Federal Form 1040-A, U.S. Personal Income Tax Return (download in pdf). A good compromise between Federal Form 1040 and Federal Form 1040EZ is the often overlooked Federal Form 1040-A. You can complete a Form 1040-A if your taxable income is less than $ 100,000 and your income is from the same types of income as Form 1040EZ plus interest (line 8) and dividends (line 9); capital gains distributions (line 10); IRA distributions (line 11); distributions of pensions and annuities (line 12); and taxable social security and railroad retirement benefits (line 14).

Unlike the Federal Form 1040EZ, certain “above-the-line” adjustments can be claimed on a Form 1040-A, including educator expenses, IRA deductions, student loan interest deductions, and deductions for tuition and fees. You cannot itemize deductions on a Form 1040-A. You can claim certain credits using Form 1040-A, including the child tax credit, education credits, earned income credit, credit for child care expenses and dependents, credit for the elderly or disabled; and American Opportunity Credit.

Federal Form 1040NR, Income tax return for non-residents of the United States. (pdf download) Like it or not, the United States imposes a worldwide income tax on its citizens and residents. If you are a non-resident alien (see this article for more information on residency), you pay federal income tax only on US-source income. In most cases, you have to file an income tax return if you are a non-resident alien even if you have no income from your trade or business in the United States, you have no income from a United States source or if your income is exempt from U.S. tax under a tax treaty. (hey, I don’t make the rules). There is one exception: you do not need to file a return if, as a non-resident alien, your only trade or business in the United States was providing personal services with a salary of less than $ 3,650 and you do not need to file a return to claim a refund of excess tax withholding, satisfy additional withholding, or claim partially exempt income. Exceptions also apply if you are a foreign student, teacher or intern not resident in the United States temporarily on an “F”, “J”, “M” or “Q” visa and you have no taxable income.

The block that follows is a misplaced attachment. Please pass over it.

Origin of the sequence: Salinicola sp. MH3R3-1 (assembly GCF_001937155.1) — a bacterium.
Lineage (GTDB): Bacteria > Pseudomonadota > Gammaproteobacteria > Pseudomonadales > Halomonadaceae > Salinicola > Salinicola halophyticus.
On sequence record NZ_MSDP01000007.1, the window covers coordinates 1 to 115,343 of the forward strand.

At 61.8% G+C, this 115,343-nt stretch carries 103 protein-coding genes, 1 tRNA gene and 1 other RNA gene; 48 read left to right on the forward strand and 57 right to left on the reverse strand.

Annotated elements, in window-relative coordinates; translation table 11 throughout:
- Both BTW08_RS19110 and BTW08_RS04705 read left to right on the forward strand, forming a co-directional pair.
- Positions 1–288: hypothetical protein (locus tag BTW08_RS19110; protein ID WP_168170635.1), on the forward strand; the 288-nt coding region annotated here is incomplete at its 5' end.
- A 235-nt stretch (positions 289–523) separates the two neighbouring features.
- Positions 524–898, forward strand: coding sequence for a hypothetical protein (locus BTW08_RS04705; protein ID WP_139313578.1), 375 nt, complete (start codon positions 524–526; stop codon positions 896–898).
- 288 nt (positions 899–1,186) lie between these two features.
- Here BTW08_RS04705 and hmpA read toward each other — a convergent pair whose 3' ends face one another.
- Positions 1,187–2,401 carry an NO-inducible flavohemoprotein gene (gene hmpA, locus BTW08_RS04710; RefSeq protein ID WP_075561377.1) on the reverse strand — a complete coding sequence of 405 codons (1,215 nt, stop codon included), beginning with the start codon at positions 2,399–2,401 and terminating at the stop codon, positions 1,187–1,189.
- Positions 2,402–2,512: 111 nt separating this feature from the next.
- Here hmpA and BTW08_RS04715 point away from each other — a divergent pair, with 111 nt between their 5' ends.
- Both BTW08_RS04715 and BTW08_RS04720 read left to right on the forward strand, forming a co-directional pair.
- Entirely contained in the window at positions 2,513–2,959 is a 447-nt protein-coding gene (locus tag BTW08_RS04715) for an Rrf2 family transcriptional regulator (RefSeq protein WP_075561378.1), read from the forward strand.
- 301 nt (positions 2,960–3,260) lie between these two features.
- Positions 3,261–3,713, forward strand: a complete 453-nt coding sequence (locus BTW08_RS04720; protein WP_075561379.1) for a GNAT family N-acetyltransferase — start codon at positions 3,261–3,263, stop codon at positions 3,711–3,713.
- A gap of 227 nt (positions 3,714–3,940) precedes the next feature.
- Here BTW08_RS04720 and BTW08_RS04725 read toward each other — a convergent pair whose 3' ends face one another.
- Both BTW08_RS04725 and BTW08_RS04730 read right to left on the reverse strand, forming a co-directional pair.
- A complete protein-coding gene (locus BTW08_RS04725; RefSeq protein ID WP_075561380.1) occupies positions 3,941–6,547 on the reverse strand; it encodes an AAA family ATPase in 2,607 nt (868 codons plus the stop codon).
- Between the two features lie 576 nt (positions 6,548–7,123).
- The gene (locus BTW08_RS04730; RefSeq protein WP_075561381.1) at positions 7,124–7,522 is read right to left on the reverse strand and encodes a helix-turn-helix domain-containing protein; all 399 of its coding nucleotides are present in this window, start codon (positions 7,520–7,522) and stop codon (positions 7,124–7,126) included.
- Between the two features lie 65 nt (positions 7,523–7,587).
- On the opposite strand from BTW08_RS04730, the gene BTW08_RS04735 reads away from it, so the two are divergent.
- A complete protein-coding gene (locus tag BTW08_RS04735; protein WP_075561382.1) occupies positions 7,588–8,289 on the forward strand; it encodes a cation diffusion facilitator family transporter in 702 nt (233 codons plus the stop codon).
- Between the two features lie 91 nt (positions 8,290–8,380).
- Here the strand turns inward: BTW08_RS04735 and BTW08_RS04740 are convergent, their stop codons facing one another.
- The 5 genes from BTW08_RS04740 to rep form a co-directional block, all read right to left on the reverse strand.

Federal Form 1040NR-EZ, U.S. Income Tax Return for Certain Non-Resident Aliens with No Dependents (download in pdf). You can pretty much guess the rules for filling out this form. If the rules for filing a Form 1040NR apply (see above) and you have no dependents, you can file a Form 1040NR-EZ as long as your taxable income is less than $ 100,000 and that your U.S.-sourced income is from salaries, wages, tips, state and local income tax refunds, and scholarships (that’s it). You cannot take any deductions or credits, however, to be fair, these are quite limited even with the 1040NR form.